}

Obviously, this isn’t reusable. What we’d need is an interface. Something like this:

public interface IStringIndexed
{
  object this[string key] { get; }
}

Then, we could implement the redundant methods above in a single method:

static void DumpRow(IStringIndexed record)
{
  Console.WriteLine("A {0} {1} {2}",
    record["Year"], record["Make"], record["Model"]);
}

To get from IDataRecord and DataRow to this target interface, you’ll need an adapter. An adapter decorates a target type and exposes some new interface for that type. This can be a little confusing in our case because IDataRecord and DataRow have the same functionality (returning an object by string index), but they don’t have a consistent interface allowing us to write abstractions on top of these two types.

Our simple interface follows the single responsibility principle (implementations can only get an object by key) as well as the open/closed principle (you can now write extension methods against IStringIndexed).

Writing an adapter to use the interface from above is ridiculously easy. Here’s one of them:

internal class DataRowStringIndexedWrapper : IStringIndexed
{
    private readonly DataRow _row;

    public DataRowStringIndexedWrapper(DataRow row)
    {
        _row = row;
    }

    #region IStringIndexed Members

    object IStringIndexed.this[string key]
    {
        get { return _row[key]; }
    }

    #endregion
}

You would wrap an IDataRecord in exactly the same way.

Here are the two updated examples (notice both of these dump the record to console using the same method):

using (var connection = new OdbcConnection(connectionString))
{
    connection.Open();
    using (var cmd = connection.CreateCommand())
    {
        cmd.CommandText = "select * from Cars.csv";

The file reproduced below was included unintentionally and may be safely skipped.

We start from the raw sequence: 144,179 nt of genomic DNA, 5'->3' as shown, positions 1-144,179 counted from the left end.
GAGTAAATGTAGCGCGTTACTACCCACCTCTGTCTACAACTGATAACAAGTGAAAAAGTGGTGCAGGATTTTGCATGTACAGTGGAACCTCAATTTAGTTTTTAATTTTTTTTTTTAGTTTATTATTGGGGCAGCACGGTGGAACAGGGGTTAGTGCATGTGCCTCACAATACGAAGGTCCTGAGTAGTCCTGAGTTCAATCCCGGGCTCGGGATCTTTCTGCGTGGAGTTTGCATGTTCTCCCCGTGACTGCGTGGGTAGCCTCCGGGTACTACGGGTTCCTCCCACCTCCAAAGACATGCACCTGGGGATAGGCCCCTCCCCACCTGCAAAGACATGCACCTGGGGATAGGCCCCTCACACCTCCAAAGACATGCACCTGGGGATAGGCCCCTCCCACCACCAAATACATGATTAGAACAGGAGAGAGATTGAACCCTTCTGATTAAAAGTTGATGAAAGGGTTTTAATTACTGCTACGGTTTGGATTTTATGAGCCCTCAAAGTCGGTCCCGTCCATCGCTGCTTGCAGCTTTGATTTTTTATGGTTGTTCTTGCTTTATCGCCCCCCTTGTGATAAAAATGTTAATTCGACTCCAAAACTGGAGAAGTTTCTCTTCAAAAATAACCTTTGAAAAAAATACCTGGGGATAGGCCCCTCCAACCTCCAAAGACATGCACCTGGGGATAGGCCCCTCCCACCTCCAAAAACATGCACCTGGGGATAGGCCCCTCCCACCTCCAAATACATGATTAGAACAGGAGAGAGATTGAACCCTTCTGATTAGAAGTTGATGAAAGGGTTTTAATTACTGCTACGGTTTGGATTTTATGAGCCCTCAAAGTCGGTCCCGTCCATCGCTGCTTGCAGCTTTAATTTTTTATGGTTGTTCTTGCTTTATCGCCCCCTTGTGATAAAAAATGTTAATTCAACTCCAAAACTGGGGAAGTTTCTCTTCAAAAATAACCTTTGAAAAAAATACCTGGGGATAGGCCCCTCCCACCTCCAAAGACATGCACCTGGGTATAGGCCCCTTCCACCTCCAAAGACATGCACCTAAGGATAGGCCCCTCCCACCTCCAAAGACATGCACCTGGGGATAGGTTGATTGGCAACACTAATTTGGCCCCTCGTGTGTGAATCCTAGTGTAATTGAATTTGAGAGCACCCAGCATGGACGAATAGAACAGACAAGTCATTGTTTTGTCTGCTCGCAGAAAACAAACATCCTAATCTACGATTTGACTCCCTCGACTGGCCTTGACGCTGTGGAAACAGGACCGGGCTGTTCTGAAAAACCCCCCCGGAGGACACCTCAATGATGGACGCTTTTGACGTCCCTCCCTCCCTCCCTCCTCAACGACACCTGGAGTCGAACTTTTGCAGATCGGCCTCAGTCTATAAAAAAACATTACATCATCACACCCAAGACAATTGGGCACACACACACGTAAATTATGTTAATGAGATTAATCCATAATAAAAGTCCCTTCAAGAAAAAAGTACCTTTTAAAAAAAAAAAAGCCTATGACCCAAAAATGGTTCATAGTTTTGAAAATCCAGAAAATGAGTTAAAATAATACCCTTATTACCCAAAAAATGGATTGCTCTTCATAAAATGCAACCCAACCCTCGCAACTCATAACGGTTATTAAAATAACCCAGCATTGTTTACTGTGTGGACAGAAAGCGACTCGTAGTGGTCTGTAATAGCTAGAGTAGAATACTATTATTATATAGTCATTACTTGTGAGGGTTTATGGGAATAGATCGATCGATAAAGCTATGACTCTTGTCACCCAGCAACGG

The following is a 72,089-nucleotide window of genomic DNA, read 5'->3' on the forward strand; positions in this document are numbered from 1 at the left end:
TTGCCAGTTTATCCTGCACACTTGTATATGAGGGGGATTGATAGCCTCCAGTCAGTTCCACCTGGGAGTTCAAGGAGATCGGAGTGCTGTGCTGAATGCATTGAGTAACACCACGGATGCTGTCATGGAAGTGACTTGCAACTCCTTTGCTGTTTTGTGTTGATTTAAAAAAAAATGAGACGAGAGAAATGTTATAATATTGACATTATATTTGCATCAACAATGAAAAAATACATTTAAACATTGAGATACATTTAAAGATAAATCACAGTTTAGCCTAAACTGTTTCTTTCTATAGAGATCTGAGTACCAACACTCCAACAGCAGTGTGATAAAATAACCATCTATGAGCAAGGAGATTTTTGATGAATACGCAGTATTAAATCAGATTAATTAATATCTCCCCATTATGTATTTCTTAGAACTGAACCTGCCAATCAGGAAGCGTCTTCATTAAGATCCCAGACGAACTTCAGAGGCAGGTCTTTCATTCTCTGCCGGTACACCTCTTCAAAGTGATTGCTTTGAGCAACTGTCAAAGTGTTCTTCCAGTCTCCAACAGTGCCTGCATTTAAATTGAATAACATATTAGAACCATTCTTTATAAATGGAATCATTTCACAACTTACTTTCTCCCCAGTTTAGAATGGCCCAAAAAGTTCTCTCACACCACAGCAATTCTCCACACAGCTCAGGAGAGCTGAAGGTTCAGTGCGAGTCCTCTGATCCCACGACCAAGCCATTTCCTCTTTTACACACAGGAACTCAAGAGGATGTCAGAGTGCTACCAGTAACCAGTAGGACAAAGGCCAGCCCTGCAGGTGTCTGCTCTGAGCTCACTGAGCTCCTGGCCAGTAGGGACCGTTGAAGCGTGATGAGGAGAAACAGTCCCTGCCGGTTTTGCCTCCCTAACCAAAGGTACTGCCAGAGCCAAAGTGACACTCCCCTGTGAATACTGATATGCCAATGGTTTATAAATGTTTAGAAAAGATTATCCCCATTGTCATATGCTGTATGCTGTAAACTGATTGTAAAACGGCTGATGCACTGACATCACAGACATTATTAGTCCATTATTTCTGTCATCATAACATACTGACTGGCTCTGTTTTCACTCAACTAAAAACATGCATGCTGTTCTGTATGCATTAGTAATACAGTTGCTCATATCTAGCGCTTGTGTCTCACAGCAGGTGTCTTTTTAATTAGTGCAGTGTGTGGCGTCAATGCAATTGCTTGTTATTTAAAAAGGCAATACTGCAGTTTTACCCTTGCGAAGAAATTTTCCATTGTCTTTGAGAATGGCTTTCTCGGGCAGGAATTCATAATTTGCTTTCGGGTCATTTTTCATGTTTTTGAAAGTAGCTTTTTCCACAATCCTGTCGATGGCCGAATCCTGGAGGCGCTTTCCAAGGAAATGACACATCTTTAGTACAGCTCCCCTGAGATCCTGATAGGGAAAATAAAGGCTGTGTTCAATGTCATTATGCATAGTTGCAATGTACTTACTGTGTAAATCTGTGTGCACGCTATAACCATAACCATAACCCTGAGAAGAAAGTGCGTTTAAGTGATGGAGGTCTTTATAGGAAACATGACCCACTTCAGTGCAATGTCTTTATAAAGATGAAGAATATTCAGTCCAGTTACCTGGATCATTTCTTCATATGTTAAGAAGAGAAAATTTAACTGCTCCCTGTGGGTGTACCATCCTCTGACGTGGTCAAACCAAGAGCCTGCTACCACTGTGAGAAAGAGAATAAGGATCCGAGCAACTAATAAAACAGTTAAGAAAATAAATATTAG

using (var reader = cmd.ExecuteReader())
        while (reader.Read())
        {
            DumpRow(new DataRecordStringIndexedWrapper(reader));
        }
    }
}

using (var connection = new OdbcConnection(connectionString))
{
    connection.Open();

    var adapter = new OdbcDataAdapter("SELECT * FROM Cars.csv", connection);

    DataSet ds = new DataSet("Temp");
    adapter.Fill(ds);

    foreach (DataRow row in ds.Tables[0].Rows)
    {
        DumpRow(new DataRowStringIndexedWrapper(row));
    }
}

This is the power of following SOLID principles and studying design patterns. This example isn’t taken from the book, but you’ll learn these skills and more in the book.

Code

A console application of this example is available on github.

You can purchase Adaptive Code via C# from informIT or Amazon.

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Functional Thinking is… functional

Submitted at: O’Reilly
Pros:
Concise, Easy to understand, Accurate, Helpful examples
Best Uses:
Intermediate, Expert, Novice, Student
Describe Yourself:
Developer

I’ve reviewed Neal Ford’s “Functional Thinking” video series as part of O’Reilly’s bloggers program and I must say it is one of the best videos I’ve seen.

I’m familiar with functional programming techniques from other languages, but I wish I had originally learned some of the concepts from this video. For example, when Neal gives an example of currying versus partial application, I felt like any developer I know would fully understand the difference between the two (not an easy feat).

Neal covers quite a bit of ground in this video, and he does it in a way that is easy to follow and clearly understand. One of the things I liked best about this video series is how examples are given in a format of first demonstrating code in an object-oriented Java snippet followed by a transitional snippet that is somewhat more functional, then a final fully functional example in one or more functional languages.

That said, I also think this video series could have done without all of the Clojure examples. It was nice to see Groovy, Scala, and some functional Java examples. I feel like the content matter would have been a little more effective to someone unfamiliar with functional programming without the common shock of trying to discern a Lisp-style language.